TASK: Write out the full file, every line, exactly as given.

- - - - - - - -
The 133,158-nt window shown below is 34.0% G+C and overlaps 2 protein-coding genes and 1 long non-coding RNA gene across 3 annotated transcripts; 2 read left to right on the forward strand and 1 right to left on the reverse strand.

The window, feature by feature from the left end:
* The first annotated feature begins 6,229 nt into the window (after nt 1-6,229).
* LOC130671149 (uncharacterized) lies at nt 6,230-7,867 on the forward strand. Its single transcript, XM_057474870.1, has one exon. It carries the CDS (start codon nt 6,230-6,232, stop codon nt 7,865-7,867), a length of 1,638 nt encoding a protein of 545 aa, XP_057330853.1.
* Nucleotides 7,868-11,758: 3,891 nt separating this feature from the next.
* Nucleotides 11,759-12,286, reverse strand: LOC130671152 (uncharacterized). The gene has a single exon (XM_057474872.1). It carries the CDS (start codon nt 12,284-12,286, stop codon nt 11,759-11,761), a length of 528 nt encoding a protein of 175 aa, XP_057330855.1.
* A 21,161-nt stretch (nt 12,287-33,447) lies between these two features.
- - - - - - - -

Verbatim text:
The 133,158-nt window shown below is 34.0% G+C and overlaps 2 protein-coding genes and 1 long non-coding RNA gene across 3 annotated transcripts; 2 read left to right on the forward strand and 1 right to left on the reverse strand.

The window, feature by feature from the left end:
* The first annotated feature begins 6,229 nt into the window (after nt 1-6,229).
* LOC130671149 (uncharacterized) lies at nt 6,230-7,867 on the forward strand. Its single transcript, XM_057474870.1, has one exon. It carries the CDS (start codon nt 6,230-6,232, stop codon nt 7,865-7,867), a length of 1,638 nt encoding a protein of 545 aa, XP_057330853.1.
* Nucleotides 7,868-11,758: 3,891 nt separating this feature from the next.
* Nucleotides 11,759-12,286, reverse strand: LOC130671152 (uncharacterized). The gene has a single exon (XM_057474872.1). It carries the CDS (start codon nt 12,284-12,286, stop codon nt 11,759-11,761), a length of 528 nt encoding a protein of 175 aa, XP_057330855.1.
* A 21,161-nt stretch (nt 12,287-33,447) lies between these two features.